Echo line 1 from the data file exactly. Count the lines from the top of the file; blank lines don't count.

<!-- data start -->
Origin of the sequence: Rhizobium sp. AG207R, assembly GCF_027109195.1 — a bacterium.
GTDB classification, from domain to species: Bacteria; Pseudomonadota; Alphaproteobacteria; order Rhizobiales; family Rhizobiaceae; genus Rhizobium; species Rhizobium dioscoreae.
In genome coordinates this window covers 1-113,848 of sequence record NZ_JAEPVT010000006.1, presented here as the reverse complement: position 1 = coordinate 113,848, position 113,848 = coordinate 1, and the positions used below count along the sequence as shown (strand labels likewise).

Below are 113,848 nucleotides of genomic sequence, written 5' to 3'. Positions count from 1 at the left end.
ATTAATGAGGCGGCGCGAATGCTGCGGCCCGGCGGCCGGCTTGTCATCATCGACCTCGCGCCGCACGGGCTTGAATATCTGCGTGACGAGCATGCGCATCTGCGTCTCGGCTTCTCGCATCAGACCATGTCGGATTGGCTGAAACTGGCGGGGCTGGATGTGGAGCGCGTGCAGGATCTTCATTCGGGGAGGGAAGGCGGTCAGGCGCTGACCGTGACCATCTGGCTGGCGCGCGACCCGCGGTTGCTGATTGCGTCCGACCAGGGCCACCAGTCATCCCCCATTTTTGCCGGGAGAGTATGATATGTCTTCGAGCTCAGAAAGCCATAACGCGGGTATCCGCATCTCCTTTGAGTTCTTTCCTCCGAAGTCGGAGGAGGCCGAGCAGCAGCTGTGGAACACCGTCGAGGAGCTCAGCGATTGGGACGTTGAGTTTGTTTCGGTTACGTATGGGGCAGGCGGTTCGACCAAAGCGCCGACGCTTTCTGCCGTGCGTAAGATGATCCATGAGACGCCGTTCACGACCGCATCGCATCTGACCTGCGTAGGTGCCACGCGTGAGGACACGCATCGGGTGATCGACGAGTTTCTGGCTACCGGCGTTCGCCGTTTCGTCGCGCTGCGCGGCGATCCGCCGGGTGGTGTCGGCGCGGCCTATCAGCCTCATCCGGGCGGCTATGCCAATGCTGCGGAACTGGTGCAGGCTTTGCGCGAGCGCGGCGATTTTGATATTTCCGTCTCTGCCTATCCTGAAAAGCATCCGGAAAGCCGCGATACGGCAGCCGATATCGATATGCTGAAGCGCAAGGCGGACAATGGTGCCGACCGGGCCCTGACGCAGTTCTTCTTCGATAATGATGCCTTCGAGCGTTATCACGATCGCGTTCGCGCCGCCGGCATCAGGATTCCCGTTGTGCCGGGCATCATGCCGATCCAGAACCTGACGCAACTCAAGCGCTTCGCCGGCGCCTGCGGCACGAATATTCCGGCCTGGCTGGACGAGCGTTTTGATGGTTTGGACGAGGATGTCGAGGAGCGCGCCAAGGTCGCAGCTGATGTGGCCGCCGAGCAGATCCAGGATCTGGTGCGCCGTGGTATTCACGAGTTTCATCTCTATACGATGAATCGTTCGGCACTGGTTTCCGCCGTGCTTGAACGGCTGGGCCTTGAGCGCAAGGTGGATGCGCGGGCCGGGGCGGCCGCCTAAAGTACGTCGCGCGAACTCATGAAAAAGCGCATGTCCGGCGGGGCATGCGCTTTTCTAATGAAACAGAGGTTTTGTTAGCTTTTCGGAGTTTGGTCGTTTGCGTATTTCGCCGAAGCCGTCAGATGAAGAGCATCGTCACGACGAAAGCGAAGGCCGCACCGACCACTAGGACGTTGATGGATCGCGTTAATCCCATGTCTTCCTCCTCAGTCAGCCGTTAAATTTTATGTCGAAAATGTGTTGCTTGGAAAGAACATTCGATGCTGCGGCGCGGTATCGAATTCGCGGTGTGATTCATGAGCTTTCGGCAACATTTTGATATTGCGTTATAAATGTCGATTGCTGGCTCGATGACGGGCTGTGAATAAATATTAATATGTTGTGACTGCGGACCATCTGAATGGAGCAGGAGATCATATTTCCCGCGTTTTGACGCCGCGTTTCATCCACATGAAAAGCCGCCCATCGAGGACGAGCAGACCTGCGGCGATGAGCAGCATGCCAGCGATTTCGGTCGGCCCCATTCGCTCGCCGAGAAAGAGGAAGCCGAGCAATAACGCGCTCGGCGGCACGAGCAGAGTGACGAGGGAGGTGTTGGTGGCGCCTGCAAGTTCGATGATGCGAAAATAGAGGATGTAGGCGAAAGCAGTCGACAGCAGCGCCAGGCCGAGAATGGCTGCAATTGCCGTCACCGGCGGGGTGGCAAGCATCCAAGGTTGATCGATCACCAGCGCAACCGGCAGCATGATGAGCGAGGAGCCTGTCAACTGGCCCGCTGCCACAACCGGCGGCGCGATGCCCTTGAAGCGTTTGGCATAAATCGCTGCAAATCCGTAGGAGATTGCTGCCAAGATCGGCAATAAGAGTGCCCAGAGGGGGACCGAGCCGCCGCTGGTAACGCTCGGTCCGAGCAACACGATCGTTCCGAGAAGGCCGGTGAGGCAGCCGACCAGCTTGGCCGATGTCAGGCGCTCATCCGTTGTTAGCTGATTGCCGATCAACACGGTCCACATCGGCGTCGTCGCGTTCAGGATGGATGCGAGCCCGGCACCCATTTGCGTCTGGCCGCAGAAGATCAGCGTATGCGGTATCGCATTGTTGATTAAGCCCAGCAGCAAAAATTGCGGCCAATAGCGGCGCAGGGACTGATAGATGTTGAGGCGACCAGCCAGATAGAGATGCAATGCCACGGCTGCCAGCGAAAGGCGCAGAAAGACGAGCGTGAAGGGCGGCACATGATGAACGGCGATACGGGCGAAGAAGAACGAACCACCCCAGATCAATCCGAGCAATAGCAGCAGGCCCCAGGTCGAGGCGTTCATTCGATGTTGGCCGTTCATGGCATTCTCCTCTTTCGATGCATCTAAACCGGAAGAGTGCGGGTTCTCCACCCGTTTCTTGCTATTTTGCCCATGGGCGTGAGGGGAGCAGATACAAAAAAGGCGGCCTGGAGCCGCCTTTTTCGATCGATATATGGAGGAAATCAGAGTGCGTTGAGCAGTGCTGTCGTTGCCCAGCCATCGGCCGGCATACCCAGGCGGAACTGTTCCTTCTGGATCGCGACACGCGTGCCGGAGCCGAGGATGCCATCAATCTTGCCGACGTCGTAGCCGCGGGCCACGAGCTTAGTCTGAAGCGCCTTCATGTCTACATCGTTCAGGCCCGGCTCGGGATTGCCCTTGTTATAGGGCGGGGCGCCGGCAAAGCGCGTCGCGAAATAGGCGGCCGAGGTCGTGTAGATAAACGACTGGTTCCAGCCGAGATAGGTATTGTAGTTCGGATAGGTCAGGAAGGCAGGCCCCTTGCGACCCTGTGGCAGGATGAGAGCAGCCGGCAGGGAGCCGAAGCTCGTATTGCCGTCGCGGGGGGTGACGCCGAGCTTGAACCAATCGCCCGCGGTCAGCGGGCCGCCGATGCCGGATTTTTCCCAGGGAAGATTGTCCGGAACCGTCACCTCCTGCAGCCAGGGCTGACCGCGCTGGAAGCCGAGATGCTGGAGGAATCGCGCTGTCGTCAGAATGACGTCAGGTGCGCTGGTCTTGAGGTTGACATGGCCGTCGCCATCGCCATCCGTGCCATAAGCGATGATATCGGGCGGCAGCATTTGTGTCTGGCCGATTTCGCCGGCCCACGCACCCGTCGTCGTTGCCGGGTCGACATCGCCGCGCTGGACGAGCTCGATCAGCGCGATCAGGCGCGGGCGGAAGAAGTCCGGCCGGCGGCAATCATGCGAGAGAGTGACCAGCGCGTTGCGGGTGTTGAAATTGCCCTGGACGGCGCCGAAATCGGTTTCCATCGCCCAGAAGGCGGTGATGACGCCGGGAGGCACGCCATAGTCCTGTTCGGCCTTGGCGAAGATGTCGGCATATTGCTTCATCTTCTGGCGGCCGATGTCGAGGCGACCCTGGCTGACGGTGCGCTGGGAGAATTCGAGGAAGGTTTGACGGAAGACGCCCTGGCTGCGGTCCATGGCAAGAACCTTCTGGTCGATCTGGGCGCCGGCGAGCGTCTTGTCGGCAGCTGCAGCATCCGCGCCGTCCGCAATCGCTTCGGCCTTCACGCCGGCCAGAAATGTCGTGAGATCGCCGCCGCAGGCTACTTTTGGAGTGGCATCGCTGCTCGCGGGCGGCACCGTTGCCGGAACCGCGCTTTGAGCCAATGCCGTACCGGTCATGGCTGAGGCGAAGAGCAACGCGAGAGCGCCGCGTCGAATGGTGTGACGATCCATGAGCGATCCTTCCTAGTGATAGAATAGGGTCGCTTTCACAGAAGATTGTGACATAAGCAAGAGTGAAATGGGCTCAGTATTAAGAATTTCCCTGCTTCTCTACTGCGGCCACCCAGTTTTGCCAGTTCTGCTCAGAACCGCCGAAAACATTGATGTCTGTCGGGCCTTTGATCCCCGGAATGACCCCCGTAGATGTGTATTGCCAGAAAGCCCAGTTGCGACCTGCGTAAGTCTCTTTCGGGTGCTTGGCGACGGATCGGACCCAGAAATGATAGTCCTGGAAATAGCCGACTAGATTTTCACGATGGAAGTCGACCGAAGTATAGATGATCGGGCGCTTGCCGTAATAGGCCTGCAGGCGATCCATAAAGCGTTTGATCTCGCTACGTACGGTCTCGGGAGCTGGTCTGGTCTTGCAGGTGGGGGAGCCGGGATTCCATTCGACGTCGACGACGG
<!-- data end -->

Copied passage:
Origin of the sequence: Rhizobium sp. AG207R, assembly GCF_027109195.1 — a bacterium.